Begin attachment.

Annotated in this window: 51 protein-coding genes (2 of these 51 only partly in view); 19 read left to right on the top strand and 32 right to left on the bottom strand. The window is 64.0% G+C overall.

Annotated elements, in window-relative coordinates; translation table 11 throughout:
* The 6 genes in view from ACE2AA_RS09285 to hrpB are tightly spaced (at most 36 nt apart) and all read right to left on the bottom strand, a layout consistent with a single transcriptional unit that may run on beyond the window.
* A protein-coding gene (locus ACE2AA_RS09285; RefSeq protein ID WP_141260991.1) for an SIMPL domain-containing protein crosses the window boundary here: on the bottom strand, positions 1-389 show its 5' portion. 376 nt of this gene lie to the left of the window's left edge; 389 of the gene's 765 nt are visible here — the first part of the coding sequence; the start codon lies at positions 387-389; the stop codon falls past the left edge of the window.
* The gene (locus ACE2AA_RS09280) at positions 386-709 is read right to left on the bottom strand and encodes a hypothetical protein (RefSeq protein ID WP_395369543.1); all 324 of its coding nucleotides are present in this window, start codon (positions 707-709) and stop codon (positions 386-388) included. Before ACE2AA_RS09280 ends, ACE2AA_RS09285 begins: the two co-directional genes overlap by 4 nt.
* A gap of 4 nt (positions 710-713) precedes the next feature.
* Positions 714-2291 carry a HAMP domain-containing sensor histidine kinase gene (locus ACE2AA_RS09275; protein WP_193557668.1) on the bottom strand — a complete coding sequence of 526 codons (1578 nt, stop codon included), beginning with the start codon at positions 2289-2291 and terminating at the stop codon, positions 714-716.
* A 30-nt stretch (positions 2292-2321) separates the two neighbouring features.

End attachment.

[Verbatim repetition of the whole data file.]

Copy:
Annotated in this window: 51 protein-coding genes (2 of these 51 only partly in view); 19 read left to right on the top strand and 32 right to left on the bottom strand. The window is 64.0% G+C overall.

Annotated elements, in window-relative coordinates; translation table 11 throughout:
* The 6 genes in view from ACE2AA_RS09285 to hrpB are tightly spaced (at most 36 nt apart) and all read right to left on the bottom strand, a layout consistent with a single transcriptional unit that may run on beyond the window.
* A protein-coding gene (locus ACE2AA_RS09285; RefSeq protein ID WP_141260991.1) for an SIMPL domain-containing protein crosses the window boundary here: on the bottom strand, positions 1-389 show its 5' portion. 376 nt of this gene lie to the left of the window's left edge; 389 of the gene's 765 nt are visible here — the first part of the coding sequence; the start codon lies at positions 387-389; the stop codon falls past the left edge of the window.
* The gene (locus ACE2AA_RS09280) at positions 386-709 is read right to left on the bottom strand and encodes a hypothetical protein (RefSeq protein ID WP_395369543.1); all 324 of its coding nucleotides are present in this window, start codon (positions 707-709) and stop codon (positions 386-388) included. Before ACE2AA_RS09280 ends, ACE2AA_RS09285 begins: the two co-directional genes overlap by 4 nt.
* A gap of 4 nt (positions 710-713) precedes the next feature.
* Positions 714-2291 carry a HAMP domain-containing sensor histidine kinase gene (locus ACE2AA_RS09275; protein WP_193557668.1) on the bottom strand — a complete coding sequence of 526 codons (1578 nt, stop codon included), beginning with the start codon at positions 2289-2291 and terminating at the stop codon, positions 714-716.
* A 30-nt stretch (positions 2292-2321) separates the two neighbouring features.